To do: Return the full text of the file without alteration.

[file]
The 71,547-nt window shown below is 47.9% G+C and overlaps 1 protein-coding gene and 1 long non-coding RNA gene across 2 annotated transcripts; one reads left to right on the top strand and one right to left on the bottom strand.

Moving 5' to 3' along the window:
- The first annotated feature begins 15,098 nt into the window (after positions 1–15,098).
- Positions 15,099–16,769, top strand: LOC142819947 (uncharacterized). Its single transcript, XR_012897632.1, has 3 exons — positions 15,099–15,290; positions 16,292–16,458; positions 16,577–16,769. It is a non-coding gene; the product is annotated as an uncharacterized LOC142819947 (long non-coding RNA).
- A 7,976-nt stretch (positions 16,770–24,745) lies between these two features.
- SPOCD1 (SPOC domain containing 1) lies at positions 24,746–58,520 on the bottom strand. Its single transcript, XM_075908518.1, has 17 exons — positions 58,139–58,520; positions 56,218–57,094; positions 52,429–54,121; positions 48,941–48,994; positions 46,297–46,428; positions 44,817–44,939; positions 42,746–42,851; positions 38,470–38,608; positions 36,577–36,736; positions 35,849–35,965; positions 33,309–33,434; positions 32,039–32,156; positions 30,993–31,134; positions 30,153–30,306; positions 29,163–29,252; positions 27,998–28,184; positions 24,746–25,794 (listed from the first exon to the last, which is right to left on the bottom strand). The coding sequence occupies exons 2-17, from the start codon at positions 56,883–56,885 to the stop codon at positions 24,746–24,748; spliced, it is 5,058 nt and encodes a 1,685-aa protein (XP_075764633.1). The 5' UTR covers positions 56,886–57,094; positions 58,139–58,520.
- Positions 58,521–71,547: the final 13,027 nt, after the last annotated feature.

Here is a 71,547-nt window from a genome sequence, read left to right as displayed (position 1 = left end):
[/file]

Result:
The 71,547-nt window shown below is 47.9% G+C and overlaps 1 protein-coding gene and 1 long non-coding RNA gene across 2 annotated transcripts; one reads left to right on the top strand and one right to left on the bottom strand.

Moving 5' to 3' along the window:
- The first annotated feature begins 15,098 nt into the window (after positions 1–15,098).
- Positions 15,099–16,769, top strand: LOC142819947 (uncharacterized). Its single transcript, XR_012897632.1, has 3 exons — positions 15,099–15,290; positions 16,292–16,458; positions 16,577–16,769. It is a non-coding gene; the product is annotated as an uncharacterized LOC142819947 (long non-coding RNA).
- A 7,976-nt stretch (positions 16,770–24,745) lies between these two features.
- SPOCD1 (SPOC domain containing 1) lies at positions 24,746–58,520 on the bottom strand. Its single transcript, XM_075908518.1, has 17 exons — positions 58,139–58,520; positions 56,218–57,094; positions 52,429–54,121; positions 48,941–48,994; positions 46,297–46,428; positions 44,817–44,939; positions 42,746–42,851; positions 38,470–38,608; positions 36,577–36,736; positions 35,849–35,965; positions 33,309–33,434; positions 32,039–32,156; positions 30,993–31,134; positions 30,153–30,306; positions 29,163–29,252; positions 27,998–28,184; positions 24,746–25,794 (listed from the first exon to the last, which is right to left on the bottom strand). The coding sequence occupies exons 2-17, from the start codon at positions 56,883–56,885 to the stop codon at positions 24,746–24,748; spliced, it is 5,058 nt and encodes a 1,685-aa protein (XP_075764633.1). The 5' UTR covers positions 56,886–57,094; positions 58,139–58,520.
- Positions 58,521–71,547: the final 13,027 nt, after the last annotated feature.

Here is a 71,547-nt window from a genome sequence, read left to right as displayed (position 1 = left end):